PersonName="{Binding name}"
                Canvas.Left="11" Canvas.Top="28" />

        <Label Canvas.Left="11" Canvas.Top="57" Content="Address" Height="28" Padding="0" />
        <TextBox Canvas.Left="11" Canvas.Top="75" Width="120" Text="{Binding address}"></TextBox>

        <Label Canvas.Left="11" Canvas.Top="103" Content="Age" Height="28" Padding="0" />
        <TextBox Canvas.Left="11" Canvas.Top="122" Height="23" Name="textBox1" Width="120" Text="{Binding age}" />

        <ComboBox Canvas.Left="11" Canvas.Top="173" Height="23"
                Name="comboBox1" Width="120" SelectionChanged="comboBox1_SelectionChanged">
            <items:PersonComboBoxItem age="41" name="Donald Knuth" address="18 Donut Street" Height="23" />
            <items:PersonComboBoxItem age="23" name="Vladimir Putin" address="15 Foo Street" Height="23" />
            <items:PersonComboBoxItem age="32" name="Mike Hammer" address="10 Downing Street" Height="23" />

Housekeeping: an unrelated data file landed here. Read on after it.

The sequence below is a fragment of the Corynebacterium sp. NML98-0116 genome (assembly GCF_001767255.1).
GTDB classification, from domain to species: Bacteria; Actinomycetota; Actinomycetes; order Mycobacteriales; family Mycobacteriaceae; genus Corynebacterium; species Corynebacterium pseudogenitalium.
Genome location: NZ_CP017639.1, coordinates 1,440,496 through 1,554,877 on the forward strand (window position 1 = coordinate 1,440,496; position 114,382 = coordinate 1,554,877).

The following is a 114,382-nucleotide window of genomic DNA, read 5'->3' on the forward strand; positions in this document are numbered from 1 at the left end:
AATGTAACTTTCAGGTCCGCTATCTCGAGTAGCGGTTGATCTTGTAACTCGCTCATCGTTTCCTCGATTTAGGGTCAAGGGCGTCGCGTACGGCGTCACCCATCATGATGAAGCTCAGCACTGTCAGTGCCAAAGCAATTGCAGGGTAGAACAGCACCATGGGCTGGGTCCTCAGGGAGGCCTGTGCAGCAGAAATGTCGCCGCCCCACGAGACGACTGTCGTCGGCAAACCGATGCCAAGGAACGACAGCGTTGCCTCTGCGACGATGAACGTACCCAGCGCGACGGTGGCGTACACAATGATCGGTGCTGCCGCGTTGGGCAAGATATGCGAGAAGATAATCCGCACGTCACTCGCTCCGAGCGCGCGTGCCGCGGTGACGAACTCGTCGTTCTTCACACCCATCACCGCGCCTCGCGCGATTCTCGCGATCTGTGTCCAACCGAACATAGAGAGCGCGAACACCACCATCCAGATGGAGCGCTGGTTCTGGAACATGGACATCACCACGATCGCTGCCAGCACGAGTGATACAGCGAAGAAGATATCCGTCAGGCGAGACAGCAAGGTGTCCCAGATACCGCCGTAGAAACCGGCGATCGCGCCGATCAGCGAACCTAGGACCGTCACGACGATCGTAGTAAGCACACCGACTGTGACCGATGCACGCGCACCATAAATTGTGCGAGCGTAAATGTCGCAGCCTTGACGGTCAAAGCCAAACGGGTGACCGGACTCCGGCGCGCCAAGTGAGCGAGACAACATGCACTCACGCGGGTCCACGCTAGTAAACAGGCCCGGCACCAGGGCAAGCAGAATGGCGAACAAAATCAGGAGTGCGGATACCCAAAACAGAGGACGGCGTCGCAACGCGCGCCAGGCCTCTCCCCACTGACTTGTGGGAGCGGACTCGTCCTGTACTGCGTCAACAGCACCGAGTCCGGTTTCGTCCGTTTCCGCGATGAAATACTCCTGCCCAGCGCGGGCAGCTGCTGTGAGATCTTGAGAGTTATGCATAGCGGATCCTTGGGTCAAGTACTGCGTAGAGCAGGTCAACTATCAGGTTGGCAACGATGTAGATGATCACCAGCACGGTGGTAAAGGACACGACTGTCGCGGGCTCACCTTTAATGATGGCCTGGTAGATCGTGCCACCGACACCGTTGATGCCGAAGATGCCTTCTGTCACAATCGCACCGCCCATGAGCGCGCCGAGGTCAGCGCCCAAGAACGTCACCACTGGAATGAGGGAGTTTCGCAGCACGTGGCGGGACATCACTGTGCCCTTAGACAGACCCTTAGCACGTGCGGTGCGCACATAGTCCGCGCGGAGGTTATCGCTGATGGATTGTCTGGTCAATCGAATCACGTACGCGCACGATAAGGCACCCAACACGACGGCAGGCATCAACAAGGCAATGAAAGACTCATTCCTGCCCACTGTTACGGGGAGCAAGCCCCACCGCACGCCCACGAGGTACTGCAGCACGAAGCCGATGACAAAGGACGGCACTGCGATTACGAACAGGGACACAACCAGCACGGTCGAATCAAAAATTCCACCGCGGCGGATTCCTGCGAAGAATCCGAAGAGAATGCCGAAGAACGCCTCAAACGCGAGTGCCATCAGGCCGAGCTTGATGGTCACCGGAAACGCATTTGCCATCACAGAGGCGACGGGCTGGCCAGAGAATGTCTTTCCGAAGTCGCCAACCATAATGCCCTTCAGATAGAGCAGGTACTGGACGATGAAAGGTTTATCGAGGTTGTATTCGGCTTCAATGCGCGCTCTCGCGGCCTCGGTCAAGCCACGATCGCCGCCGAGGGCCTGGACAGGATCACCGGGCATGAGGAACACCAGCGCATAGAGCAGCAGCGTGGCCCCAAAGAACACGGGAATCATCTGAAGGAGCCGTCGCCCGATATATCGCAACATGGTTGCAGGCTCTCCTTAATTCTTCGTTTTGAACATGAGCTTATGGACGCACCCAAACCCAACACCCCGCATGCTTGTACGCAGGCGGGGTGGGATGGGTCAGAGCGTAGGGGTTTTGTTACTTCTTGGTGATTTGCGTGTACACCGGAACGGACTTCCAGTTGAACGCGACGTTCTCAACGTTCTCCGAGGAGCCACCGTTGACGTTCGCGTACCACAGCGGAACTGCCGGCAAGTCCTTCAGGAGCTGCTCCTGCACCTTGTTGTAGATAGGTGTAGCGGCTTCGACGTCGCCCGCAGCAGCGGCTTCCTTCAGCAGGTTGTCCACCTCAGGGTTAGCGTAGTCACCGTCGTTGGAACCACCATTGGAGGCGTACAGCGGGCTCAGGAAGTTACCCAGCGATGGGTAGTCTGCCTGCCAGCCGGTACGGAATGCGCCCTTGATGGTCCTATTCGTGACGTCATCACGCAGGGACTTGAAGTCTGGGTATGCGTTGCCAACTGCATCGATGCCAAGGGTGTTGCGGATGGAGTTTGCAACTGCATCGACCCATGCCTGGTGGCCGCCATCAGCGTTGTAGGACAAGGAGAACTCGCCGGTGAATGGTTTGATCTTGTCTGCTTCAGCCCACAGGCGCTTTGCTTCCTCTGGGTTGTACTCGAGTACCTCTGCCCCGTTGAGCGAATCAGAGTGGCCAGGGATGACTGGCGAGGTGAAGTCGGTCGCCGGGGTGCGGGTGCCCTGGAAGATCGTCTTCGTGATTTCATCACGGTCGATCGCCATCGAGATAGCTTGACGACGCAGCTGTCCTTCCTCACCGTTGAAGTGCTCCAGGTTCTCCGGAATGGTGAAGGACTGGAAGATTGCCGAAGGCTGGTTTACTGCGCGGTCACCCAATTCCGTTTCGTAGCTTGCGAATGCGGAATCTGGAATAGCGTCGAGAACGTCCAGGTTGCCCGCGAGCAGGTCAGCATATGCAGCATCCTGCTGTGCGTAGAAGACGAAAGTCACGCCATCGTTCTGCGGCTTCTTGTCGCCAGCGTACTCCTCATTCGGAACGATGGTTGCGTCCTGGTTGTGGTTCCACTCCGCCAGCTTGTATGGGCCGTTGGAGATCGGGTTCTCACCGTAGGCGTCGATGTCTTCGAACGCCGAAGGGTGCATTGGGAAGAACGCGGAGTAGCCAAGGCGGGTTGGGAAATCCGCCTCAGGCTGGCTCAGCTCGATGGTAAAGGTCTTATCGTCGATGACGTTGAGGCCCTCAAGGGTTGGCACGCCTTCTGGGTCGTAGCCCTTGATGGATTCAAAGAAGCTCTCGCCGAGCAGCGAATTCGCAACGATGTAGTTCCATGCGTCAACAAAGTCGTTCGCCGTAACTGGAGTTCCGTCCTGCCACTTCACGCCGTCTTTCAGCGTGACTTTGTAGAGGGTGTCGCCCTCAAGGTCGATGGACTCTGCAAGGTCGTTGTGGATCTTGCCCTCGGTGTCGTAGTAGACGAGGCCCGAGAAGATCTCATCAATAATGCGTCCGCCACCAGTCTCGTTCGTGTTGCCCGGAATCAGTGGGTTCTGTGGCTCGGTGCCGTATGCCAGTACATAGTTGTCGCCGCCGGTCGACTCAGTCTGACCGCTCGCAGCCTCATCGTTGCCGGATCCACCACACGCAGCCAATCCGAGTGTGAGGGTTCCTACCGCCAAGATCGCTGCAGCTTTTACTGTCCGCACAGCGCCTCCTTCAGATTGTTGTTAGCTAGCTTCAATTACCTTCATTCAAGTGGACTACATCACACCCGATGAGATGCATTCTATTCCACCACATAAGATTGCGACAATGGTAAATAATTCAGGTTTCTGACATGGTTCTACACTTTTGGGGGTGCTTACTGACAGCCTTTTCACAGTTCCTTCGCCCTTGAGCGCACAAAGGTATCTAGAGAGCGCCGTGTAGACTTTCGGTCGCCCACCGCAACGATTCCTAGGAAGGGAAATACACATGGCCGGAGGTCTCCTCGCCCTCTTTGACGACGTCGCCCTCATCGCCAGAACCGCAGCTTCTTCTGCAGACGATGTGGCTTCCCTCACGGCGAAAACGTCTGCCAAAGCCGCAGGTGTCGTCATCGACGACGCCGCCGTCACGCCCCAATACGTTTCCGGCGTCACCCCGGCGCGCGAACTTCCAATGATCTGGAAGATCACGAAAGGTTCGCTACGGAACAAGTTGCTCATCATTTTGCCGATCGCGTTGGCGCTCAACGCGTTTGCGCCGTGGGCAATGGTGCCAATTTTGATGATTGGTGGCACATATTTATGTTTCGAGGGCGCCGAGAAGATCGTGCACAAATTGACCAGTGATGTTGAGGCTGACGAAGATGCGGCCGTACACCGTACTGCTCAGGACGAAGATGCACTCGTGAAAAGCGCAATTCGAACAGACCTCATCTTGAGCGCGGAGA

</ComboBox>
    </Canvas>
</Window>

together with some normal TextBoxes as you can see.

In the code behind for MainWindow

MainWindow.xaml.cs:

using System.Windows;
using System.Windows.Controls;
using BindingPropagationTest.ComboBoxItems;

namespace BindingPropagationTest
{
    public partial class MainWindow : Window
    {
        public MainWindow()
        {
            InitializeComponent();
            DataContext = new Person();
        }

        private void comboBox1_SelectionChanged
            (object sender, SelectionChangedEventArgs e)
        {
            updateForm();
        }

        private void updateForm()
        {
            var item = (PersonComboBoxItem)comboBox1.SelectedItem;

            DataContext = new Person()
            { age = item.age, name = item.name, address = item.address };           
        }
    }
}

you see that I set DataContext to a "person".

Person.cs:

namespace BindingPropagationTest
{
    public class Person
    {
        public string name {get; set; }
        public int age { get; set; }
        public string address { get; set; }
    }
}

and as you notice I have invented an own ComboBoxItem like this. PersonComboBoxItem.cs:

using System.Windows.Controls;
using System.Diagnostics;

namespace BindingPropagationTest.ComboBoxItems
{
    public class PersonComboBoxItem : ComboBoxItem
    {
        private string _name = "";
        public string name
        {
            get
            {
                return _name;
            }